I am of an age when I can remember folks consulting the Farmers Almanac for some sense of the coming weather. Living in the heartland of the United States, I would hear radio reports of rain accumulation and drying days, along with corn and pork belly price futures. We were aware of the weather in the form of brief paragraphs on the newspaper front page or weather reports on early television where the forecaster moved magnetic symbols - suns, clouds, and lightning bolts - around on a board to give some visual suggestion of what might occur looking forward. It was popular knowledge that the forecast was always wrong. And so the weather did not seem to matter very much, unless you had your grain to cut or your hay to get in.
I do remember my wonder at reports of a tornado that swept through my city, a violent storm that was not supposed to penetrate urban safety, being typically a strange phenomenon that transpired in parts of the country far away and alien, like Kansas and Oklahoma. And so it was with dismay that I awakened to the consequence of cyclonic power in the streets very nearby my home, wind and torque that had torn up the beautiful sidewalk trees, ripped the brick walls from the building facades, and sucked possessions, and maybe even people out of their homes. There was a famous anecdote that the first baseman for the St. Louis Cardinals had slept through the storm, only to awaken in his bed with his room open to the street where gawkers like me came, well, to gawk. I think his name was Joe Cunningham, and to me he was more important as a tornado sleep through-er than he was with the glove.
Today we live with the weather as never before. The news is continuously driven not just by more sophisticated forecast but by the consequences of weather far beyond nearby locale, indeed the world over. We read of and witness the ravages of monsoon and resultant ocean surges, of drought and resultant fire, of ice-frozen fruit, or deluged fields, or displaced refugees with little but their lives to prove their survival. Has weather increased? Well, maybe, but the reporting of weather, the understanding of weather, and the awareness of the impact of weather on our lives has exploded exponentially.
Technology, of course, has made the difference. With the advent of radar and satellite monitoring, weather prediction has become so much more accurate with the ability to track fronts, the elements within, the encircling conditions, and the projected tracks to a degree that we now can receive by radio, mobile phone and other devices, warnings of specific weather dangers in specific areas down to counties and townships. How often to you check the weather? There are many thousands of weather stations around the world, gathering data and reporting conditions. There are multiple satellites revolving the earth, taking pictures, measuring temperatures, and recording patterns of wind that, taken into the maw of big data -- all the statistics and recordings and pictures previously acquired -- are the mix from which we extract predictions and trends.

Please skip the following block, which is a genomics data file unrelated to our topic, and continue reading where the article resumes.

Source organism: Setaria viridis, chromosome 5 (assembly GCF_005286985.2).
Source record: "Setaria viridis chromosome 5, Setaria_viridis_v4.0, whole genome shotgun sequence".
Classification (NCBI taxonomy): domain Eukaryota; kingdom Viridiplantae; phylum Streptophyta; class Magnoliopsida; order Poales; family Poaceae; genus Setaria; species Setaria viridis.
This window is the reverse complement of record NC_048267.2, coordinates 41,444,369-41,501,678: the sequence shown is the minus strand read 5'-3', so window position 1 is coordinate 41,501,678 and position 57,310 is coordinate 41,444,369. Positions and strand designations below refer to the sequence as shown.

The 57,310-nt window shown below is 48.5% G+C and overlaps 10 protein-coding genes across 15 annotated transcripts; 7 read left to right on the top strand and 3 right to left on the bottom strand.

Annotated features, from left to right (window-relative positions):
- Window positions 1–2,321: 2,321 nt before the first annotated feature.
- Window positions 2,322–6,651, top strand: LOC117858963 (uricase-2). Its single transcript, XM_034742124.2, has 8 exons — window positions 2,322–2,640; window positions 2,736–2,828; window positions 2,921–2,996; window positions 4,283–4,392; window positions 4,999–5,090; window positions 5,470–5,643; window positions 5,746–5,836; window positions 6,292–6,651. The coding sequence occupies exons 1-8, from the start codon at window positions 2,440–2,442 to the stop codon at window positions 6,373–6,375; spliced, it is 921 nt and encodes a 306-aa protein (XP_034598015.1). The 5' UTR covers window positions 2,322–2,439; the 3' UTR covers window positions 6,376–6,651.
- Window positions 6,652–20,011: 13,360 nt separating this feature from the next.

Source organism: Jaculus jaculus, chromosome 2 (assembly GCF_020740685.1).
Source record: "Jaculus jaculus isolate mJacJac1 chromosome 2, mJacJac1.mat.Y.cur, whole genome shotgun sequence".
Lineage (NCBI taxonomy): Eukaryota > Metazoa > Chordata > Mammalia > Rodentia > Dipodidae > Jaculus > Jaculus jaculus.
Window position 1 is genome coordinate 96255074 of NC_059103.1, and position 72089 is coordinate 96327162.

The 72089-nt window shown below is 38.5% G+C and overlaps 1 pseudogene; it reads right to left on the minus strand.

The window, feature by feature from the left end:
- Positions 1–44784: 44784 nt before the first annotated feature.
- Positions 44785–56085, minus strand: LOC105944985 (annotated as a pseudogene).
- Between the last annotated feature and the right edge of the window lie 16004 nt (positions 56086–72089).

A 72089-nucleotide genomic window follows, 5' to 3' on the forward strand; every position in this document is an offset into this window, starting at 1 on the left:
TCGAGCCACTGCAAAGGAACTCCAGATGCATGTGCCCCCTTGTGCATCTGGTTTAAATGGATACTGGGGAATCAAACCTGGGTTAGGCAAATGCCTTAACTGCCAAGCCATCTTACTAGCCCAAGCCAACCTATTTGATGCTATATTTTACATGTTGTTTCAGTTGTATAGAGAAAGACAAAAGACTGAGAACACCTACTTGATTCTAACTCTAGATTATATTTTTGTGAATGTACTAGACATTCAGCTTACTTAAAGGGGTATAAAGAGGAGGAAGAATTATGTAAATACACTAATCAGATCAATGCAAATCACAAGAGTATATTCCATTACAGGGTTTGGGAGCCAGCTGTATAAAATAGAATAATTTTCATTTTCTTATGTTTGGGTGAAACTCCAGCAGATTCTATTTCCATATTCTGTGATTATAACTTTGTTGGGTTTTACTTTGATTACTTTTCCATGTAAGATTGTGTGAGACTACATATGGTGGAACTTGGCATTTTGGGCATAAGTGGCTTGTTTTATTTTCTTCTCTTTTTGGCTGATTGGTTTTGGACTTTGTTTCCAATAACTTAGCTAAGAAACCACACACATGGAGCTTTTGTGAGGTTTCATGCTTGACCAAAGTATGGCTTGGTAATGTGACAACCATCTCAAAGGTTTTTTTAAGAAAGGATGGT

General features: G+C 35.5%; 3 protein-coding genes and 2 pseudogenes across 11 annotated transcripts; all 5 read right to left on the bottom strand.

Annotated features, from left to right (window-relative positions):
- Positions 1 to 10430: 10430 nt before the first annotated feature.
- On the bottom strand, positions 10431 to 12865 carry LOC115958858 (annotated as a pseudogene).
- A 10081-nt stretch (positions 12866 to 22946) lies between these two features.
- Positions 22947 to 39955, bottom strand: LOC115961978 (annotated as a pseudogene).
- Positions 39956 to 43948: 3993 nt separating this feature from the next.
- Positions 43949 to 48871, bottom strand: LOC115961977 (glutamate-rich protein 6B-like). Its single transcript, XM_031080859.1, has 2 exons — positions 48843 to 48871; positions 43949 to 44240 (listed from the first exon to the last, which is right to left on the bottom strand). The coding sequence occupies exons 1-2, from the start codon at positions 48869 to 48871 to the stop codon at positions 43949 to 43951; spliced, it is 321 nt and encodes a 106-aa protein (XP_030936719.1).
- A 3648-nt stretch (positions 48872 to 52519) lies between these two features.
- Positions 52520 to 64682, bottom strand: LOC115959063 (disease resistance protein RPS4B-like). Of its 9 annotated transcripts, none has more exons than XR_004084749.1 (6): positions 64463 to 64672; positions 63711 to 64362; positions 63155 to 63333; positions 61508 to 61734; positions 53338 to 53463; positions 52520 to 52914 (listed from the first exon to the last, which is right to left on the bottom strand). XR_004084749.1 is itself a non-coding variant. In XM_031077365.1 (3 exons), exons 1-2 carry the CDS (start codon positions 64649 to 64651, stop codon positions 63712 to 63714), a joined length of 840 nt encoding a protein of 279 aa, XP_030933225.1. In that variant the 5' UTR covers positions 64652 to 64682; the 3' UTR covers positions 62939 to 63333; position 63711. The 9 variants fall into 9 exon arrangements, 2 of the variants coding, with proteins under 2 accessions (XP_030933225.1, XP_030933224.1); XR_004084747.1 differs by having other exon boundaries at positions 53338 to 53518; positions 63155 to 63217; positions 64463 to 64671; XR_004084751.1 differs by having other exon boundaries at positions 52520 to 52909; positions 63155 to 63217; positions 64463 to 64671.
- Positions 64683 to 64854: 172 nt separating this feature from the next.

On a boat recently, I used my cellphone to observe myriad arrows superimposed on the ocean around me, showing direction and degree of wind in multiple locations -- not just general prediction of wind from this direction, x to y miles per hour, with gusts up to z, but mini-measurements of the actual and anomalous conditions of weather in real time at all points of the compass.
Hurricane prediction is perhaps the most advanced iteration of this effort. Never before have we known as much about these climactic storms -- how and where they originate, how they increase and move, in what direction at what speed, and toward where they may come ashore - and so we are aware early on, alerted as to what is in store, recommended protective actions to take, and ordered to evacuate along designated routes. Superstorm Sandy was one of the most predicted storms ever, nonetheless the damage exacerbated by indifference to the warnings, to include the loss of life, resulted in record physical and financial destruction. Ironically, it was as if too much information was no better than none.
All this observation and prediction is called "the weather enterprise." It is a big undertaking, publicly financed in the United States through NOAA and NASA, and privately financed through The Weather Channel, Weather Underground, and other for profit weather information management services that interpret and visualize weather data for ever-increasing outlets. The weather enterprise is telling us about the climate we live in, in fulsome detail. It is good to know, but only if we pay attention.